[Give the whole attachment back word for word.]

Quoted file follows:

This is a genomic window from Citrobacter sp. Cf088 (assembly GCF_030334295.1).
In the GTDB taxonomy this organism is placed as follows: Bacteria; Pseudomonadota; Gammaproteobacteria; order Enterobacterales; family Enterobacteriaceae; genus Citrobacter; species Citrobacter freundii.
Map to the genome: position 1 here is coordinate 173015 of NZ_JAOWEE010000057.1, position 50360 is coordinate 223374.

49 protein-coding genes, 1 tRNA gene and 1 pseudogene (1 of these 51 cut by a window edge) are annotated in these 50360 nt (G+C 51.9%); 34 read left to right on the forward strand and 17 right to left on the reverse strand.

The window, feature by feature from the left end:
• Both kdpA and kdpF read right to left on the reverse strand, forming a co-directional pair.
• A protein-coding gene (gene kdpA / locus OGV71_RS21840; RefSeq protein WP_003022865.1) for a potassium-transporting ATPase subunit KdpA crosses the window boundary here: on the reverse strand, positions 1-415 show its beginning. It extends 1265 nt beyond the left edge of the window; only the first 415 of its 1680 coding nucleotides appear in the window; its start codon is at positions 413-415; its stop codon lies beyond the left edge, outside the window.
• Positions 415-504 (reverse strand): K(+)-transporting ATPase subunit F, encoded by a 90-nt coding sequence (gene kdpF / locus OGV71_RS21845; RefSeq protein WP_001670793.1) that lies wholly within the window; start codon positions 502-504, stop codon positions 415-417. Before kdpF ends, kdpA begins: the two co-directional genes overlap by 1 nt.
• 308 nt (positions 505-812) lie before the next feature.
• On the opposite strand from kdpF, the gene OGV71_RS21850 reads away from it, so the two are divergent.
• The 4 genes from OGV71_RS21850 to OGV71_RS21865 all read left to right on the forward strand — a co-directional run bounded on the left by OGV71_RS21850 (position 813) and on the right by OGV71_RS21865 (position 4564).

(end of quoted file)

This is a genomic window from Citrobacter sp. Cf088 (assembly GCF_030334295.1).
In the GTDB taxonomy this organism is placed as follows: Bacteria; Pseudomonadota; Gammaproteobacteria; order Enterobacterales; family Enterobacteriaceae; genus Citrobacter; species Citrobacter freundii.
Map to the genome: position 1 here is coordinate 173015 of NZ_JAOWEE010000057.1, position 50360 is coordinate 223374.

49 protein-coding genes, 1 tRNA gene and 1 pseudogene (1 of these 51 cut by a window edge) are annotated in these 50360 nt (G+C 51.9%); 34 read left to right on the forward strand and 17 right to left on the reverse strand.

The window, feature by feature from the left end:
• Both kdpA and kdpF read right to left on the reverse strand, forming a co-directional pair.
• A protein-coding gene (gene kdpA / locus OGV71_RS21840; RefSeq protein WP_003022865.1) for a potassium-transporting ATPase subunit KdpA crosses the window boundary here: on the reverse strand, positions 1-415 show its beginning. It extends 1265 nt beyond the left edge of the window; only the first 415 of its 1680 coding nucleotides appear in the window; its start codon is at positions 413-415; its stop codon lies beyond the left edge, outside the window.
• Positions 415-504 (reverse strand): K(+)-transporting ATPase subunit F, encoded by a 90-nt coding sequence (gene kdpF / locus OGV71_RS21845; RefSeq protein WP_001670793.1) that lies wholly within the window; start codon positions 502-504, stop codon positions 415-417. Before kdpF ends, kdpA begins: the two co-directional genes overlap by 1 nt.
• 308 nt (positions 505-812) lie before the next feature.
• On the opposite strand from kdpF, the gene OGV71_RS21850 reads away from it, so the two are divergent.
• The 4 genes from OGV71_RS21850 to OGV71_RS21865 all read left to right on the forward strand — a co-directional run bounded on the left by OGV71_RS21850 (position 813) and on the right by OGV71_RS21865 (position 4564).